Worryingly, there’s been very little consideration of how systemic collapses can happen in another, perhaps more dangerous realm—the industrial supply system that keeps us in everything from medicine to food to cars to, yes, videotape. In 2004, for instance, England closed one single factory, which caused the United States to lose half of its flu vaccine supply.

Barry Lynn of the New America Foundation has been studying industrial supply shocks since 1999, when he noticed that global computer chip production was concentrated in Taiwan. After a severe earthquake in that country, the global computer industry nearly shut down, crashing the stocks of large computer makers. This level of concentration of the production of key components in a globalized economy is a new phenomenon. Lynn’s work points to the highly dangerous side of globalization, the flip side of a hyper-efficient global supply chain. When one link in that chain is broken, there is no fallback.

Lynn has continued to study industrial supply shocks and says, “What I have found most interesting recently is the apparent role supply chain shocks played in triggering a synchronized slowdown of industrial economies in April—production down (in USA, China, Europe, Southeast Asia), jobs down, demand down, GDP numbers down—due almost entirely to the loss of a single factory that makes microcontroller chips for cars.”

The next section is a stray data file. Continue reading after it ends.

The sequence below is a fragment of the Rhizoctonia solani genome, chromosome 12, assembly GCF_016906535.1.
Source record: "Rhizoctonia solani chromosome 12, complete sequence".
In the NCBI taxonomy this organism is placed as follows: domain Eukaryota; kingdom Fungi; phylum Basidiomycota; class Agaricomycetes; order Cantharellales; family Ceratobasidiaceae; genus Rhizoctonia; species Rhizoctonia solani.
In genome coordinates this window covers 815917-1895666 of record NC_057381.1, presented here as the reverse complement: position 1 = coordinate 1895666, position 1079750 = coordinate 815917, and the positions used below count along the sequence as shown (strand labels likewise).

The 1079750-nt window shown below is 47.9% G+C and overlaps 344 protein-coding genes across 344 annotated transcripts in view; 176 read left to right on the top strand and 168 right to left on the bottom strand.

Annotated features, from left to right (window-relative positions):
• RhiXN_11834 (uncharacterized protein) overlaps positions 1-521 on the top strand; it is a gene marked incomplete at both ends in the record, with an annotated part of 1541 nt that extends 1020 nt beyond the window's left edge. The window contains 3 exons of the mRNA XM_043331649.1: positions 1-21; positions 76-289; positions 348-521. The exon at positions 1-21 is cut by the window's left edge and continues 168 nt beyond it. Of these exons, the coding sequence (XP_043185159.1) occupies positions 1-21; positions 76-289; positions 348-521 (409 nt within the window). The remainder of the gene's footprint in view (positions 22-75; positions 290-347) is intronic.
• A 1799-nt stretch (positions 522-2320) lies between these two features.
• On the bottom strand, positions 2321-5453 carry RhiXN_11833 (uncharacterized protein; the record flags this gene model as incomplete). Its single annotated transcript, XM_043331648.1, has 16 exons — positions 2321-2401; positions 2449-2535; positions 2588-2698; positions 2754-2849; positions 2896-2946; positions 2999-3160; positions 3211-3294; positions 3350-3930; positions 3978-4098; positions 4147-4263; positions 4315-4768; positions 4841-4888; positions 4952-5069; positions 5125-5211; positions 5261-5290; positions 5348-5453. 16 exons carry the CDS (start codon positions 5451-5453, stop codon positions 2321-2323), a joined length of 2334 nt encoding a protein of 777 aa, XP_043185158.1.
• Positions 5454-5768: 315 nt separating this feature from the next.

Today, the problem manifests as shortages of videotape or auto parts, but the global supply chain is so tangled and fragile that next time it could be electronics, weaponry, or even food or medicine. As Lynn noted in an interview with Dylan Ratigan, China controls 100 percent of the national supply of ascorbic acid, which is a basic food preservative. Leading oncologists are already warning that we are experiencing severe shortages of generic yet pivotal cancer drugs, because there’s no incentive for corporations to make them.

According to Lynn’s groundbreaking book End of the Line, the essential problem is a basic shift in the way that American multinationals operate. In the 1980s, the competitive manufacturing threat from Japan led most large companies to eliminate waste in their production facilities. As a result, they stopped keeping spare parts on hand. Eventually, companies began outsourcing production itself, as profits came increasingly from extractive monopolistic power over an economic system. Walmart is an important example; its profits come from the power it can exert on its suppliers, telling them what to make and how to make it, while the company itself functions as a giant autocratic marketplace and trading operation. Increasingly, this is the model of success in our global economy. Boeing, Cisco, Apple—all of them rely on their power over an ecosystem of production facilities halfway around the world. They have become rent extractive profit-machines, which is a relatively new phenomenon.